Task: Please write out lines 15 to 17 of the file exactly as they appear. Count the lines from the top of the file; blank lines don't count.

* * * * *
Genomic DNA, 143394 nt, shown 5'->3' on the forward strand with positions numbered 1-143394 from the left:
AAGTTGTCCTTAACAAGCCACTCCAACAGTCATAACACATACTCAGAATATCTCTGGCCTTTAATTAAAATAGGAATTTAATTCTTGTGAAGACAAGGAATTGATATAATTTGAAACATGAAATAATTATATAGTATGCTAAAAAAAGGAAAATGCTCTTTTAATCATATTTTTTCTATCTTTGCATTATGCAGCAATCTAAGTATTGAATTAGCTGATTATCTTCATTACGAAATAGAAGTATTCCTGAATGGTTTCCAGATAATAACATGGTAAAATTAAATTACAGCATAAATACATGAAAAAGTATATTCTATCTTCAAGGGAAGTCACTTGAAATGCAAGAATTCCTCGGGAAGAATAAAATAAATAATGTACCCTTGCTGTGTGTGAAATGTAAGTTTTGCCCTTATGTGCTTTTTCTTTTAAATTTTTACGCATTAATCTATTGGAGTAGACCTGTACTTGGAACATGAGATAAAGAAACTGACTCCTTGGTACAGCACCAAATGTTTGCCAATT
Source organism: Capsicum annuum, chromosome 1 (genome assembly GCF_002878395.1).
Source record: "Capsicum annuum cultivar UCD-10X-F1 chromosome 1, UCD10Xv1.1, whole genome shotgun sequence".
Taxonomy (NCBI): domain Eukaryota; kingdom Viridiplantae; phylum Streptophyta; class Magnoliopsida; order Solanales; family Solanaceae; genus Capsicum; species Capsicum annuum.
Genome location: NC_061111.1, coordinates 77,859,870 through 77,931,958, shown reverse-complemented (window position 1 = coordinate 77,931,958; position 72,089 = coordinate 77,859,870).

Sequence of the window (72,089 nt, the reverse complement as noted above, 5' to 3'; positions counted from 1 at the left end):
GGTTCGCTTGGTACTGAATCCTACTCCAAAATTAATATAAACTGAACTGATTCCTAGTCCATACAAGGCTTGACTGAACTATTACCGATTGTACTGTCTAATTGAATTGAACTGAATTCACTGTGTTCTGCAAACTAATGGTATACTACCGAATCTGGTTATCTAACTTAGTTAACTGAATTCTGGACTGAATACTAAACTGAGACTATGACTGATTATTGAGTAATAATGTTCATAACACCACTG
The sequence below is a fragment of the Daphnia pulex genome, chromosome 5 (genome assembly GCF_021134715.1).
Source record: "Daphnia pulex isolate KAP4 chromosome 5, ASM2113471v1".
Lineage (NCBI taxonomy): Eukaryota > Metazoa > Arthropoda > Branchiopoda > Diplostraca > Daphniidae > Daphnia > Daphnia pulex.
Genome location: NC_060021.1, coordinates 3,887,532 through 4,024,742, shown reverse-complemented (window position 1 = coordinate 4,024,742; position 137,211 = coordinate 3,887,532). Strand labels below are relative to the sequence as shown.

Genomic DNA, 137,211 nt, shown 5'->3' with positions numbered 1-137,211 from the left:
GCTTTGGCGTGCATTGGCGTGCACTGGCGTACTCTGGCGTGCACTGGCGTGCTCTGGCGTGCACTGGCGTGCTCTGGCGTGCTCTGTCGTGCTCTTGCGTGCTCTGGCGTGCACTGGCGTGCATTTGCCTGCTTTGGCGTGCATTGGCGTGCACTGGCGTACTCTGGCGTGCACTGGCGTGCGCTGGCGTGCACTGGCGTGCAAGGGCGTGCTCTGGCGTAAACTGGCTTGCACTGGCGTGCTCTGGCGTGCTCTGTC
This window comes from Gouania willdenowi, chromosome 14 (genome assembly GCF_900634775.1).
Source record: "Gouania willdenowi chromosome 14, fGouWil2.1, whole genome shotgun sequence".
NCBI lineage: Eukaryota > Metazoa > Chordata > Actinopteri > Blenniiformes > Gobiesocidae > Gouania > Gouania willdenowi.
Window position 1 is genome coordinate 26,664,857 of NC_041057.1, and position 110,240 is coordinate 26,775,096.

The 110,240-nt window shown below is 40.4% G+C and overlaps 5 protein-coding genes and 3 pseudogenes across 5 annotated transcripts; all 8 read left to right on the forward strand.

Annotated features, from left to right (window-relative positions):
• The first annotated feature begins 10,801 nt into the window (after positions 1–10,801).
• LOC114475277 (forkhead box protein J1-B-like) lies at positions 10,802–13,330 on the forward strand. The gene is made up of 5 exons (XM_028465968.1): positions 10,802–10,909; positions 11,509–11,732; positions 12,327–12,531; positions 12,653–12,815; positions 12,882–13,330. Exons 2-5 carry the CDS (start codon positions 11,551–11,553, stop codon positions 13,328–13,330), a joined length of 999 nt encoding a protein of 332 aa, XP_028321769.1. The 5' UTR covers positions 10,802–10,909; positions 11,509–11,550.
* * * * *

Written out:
This window comes from Gouania willdenowi, chromosome 14 (genome assembly GCF_900634775.1).
Source record: "Gouania willdenowi chromosome 14, fGouWil2.1, whole genome shotgun sequence".
NCBI lineage: Eukaryota > Metazoa > Chordata > Actinopteri > Blenniiformes > Gobiesocidae > Gouania > Gouania willdenowi.